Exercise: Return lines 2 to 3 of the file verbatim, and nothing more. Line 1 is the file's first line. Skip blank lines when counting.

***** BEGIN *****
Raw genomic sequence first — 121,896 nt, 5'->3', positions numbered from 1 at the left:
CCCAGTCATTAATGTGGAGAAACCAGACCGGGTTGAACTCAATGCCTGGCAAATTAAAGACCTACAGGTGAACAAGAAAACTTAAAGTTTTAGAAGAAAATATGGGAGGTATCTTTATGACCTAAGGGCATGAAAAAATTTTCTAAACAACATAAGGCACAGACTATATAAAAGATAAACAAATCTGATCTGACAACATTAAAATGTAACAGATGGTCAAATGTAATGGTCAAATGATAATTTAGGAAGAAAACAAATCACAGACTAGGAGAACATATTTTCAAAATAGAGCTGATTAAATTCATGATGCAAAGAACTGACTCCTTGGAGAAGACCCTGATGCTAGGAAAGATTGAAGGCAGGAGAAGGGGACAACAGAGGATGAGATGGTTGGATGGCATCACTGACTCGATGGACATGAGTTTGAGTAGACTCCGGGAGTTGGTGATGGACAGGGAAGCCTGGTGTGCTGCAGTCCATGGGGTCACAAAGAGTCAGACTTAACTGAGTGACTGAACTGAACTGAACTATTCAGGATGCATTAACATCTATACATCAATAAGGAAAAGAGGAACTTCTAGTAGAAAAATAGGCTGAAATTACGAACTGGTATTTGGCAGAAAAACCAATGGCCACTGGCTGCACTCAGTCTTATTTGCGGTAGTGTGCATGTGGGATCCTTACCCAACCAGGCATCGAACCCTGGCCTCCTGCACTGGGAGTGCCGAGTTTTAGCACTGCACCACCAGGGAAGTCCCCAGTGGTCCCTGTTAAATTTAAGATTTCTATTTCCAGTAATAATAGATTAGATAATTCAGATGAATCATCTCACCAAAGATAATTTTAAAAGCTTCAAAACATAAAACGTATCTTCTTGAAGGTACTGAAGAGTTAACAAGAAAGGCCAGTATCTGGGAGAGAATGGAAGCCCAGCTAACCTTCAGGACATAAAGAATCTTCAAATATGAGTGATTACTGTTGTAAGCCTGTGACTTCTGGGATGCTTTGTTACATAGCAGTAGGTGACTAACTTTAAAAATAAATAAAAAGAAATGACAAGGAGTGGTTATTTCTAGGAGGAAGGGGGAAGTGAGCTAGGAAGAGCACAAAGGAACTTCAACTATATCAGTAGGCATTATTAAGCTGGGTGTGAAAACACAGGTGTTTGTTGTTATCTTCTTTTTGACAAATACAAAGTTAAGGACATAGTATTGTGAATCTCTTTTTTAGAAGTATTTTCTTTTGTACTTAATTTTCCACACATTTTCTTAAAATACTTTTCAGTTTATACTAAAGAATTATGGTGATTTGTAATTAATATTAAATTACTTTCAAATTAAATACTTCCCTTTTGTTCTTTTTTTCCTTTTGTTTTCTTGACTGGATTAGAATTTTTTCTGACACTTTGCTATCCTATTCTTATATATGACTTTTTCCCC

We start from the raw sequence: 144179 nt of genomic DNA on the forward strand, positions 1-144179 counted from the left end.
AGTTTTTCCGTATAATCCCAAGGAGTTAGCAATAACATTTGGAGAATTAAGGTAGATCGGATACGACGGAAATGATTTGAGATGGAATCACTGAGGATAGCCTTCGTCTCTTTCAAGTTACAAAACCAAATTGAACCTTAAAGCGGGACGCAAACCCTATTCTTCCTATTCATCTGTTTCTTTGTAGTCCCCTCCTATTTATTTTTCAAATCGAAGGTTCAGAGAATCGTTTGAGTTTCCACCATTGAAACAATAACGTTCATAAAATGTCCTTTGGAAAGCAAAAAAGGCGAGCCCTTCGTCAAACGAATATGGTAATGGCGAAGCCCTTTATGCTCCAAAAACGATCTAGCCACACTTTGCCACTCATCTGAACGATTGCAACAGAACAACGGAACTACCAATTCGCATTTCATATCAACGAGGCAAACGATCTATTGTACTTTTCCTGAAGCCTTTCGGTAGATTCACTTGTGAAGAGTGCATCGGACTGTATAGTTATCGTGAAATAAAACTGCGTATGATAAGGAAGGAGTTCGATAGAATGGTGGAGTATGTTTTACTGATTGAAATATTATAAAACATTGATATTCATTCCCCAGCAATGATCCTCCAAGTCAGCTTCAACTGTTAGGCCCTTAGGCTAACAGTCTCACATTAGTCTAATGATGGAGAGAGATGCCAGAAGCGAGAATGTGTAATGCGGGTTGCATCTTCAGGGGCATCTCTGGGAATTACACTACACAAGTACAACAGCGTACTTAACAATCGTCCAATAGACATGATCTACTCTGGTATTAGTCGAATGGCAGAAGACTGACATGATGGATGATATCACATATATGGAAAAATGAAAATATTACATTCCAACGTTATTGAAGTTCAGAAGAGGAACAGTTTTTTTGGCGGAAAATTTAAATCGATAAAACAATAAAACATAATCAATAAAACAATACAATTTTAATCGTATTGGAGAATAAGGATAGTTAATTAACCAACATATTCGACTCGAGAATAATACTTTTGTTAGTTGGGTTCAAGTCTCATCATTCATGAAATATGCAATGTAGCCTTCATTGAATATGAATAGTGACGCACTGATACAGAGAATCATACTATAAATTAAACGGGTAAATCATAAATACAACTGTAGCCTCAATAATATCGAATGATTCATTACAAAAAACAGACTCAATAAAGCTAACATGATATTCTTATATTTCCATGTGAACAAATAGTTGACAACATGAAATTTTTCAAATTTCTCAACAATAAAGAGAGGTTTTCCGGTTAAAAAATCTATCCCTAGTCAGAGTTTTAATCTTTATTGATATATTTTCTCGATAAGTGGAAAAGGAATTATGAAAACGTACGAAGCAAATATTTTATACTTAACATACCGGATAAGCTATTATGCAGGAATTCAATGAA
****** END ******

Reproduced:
CCCAGTCATTAATGTGGAGAAACCAGACCGGGTTGAACTCAATGCCTGGCAAATTAAAGACCTACAGGTGAACAAGAAAACTTAAAGTTTTAGAAGAAAATATGGGAGGTATCTTTATGACCTAAGGGCATGAAAAAATTTTCTAAACAACATAAGGCACAGACTATATAAAAGATAAACAAATCTGATCTGACAACATTAAAATGTAACAGATGGTCAAATGTAATGGTCAAATGATAATTTAGGAAGAAAACAAATCACAGACTAGGAGAACATATTTTCAAAATAGAGCTGATTAAATTCATGATGCAAAGAACTGACTCCTTGGAGAAGACCCTGATGCTAGGAAAGATTGAAGGCAGGAGAAGGGGACAACAGAGGATGAGATGGTTGGATGGCATCACTGACTCGATGGACATGAGTTTGAGTAGACTCCGGGAGTTGGTGATGGACAGGGAAGCCTGGTGTGCTGCAGTCCATGGGGTCACAAAGAGTCAGACTTAACTGAGTGACTGAACTGAACTGAACTATTCAGGATGCATTAACATCTATACATCAATAAGGAAAAGAGGAACTTCTAGTAGAAAAATAGGCTGAAATTACGAACTGGTATTTGGCAGAAAAACCAATGGCCACTGGCTGCACTCAGTCTTATTTGCGGTAGTGTGCATGTGGGATCCTTACCCAACCAGGCATCGAACCCTGGCCTCCTGCACTGGGAGTGCCGAGTTTTAGCACTGCACCACCAGGGAAGTCCCCAGTGGTCCCTGTTAAATTTAAGATTTCTATTTCCAGTAATAATAGATTAGATAATTCAGATGAATCATCTCACCAAAGATAATTTTAAAAGCTTCAAAACATAAAACGTATCTTCTTGAAGGTACTGAAGAGTTAACAAGAAAGGCCAGTATCTGGGAGAGAATGGAAGCCCAGCTAACCTTCAGGACATAAAGAATCTTCAAATATGAGTGATTACTGTTGTAAGCCTGTGACTTCTGGGATGCTTTGTTACATAGCAGTAGGTGACTAACTTTAAAAATAAATAAAAAGAAATGACAAGGAGTGGTTATTTCTAGGAGGAAGGGGGAAGTGAGCTAGGAAGAGCACAAAGGAACTTCAACTATATCAGTAGGCATTATTAAGCTGGGTGTGAAAACACAGGTGTTTGTTGTTATCTTCTTTTTGACAAATACAAAGTTAAGGACATAGTATTGTGAATCTCTTTTTTAGAAGTATTTTCTTTTGTACTTAATTTTCCACACATTTTCTTAAAATACTTTTCAGTTTATACTAAAGAATTATGGTGATTTGTAATTAATATTAAATTACTTTCAAATTAAATACTTCCCTTTTGTTCTTTTTTTCCTTTTGTTTTCTTGACTGGATTAGAATTTTTTCTGACACTTTGCTATCCTATTCTTATATATGACTTTTTCCCC

We start from the raw sequence: 144179 nt of genomic DNA on the forward strand, positions 1-144179 counted from the left end.